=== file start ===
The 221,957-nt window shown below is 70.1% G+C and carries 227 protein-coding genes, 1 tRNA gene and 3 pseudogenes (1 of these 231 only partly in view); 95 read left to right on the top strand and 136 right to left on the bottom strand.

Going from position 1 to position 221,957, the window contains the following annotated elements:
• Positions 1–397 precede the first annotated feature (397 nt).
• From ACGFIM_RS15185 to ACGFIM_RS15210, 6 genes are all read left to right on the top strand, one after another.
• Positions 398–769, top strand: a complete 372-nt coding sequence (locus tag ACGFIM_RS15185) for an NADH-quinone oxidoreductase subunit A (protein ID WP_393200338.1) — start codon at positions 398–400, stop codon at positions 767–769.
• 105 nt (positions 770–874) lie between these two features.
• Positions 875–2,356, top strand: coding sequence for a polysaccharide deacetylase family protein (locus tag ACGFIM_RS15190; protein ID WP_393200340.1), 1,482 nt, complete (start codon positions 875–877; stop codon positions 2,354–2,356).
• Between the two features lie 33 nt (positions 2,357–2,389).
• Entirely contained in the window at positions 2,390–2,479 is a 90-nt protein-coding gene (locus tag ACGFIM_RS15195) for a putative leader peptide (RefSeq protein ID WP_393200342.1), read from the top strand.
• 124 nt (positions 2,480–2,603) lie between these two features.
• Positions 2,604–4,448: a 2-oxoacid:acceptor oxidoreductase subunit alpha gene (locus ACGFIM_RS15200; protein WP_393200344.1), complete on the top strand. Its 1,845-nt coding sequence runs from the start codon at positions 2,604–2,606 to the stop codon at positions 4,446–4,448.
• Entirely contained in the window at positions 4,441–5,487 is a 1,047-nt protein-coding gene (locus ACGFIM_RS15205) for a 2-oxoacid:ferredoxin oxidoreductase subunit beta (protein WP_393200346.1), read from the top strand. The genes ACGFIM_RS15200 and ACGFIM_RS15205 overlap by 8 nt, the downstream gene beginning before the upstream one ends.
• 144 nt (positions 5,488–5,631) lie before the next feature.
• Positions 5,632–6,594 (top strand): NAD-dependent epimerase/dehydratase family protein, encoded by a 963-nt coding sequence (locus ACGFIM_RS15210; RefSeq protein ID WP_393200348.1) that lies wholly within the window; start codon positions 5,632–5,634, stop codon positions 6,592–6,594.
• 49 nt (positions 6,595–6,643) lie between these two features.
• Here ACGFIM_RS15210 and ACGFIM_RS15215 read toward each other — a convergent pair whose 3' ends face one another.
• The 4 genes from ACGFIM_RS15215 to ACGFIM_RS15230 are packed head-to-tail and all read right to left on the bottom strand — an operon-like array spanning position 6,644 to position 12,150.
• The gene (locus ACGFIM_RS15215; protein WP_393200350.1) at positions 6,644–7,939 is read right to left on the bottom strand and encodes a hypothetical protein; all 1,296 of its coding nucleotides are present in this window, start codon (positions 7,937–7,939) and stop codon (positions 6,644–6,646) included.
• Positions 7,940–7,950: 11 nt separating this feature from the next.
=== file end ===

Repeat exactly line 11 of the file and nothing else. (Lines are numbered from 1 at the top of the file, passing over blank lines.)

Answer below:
• Positions 2,604–4,448: a 2-oxoacid:acceptor oxidoreductase subunit alpha gene (locus ACGFIM_RS15200; protein WP_393200344.1), complete on the top strand. Its 1,845-nt coding sequence runs from the start codon at positions 2,604–2,606 to the stop codon at positions 4,446–4,448.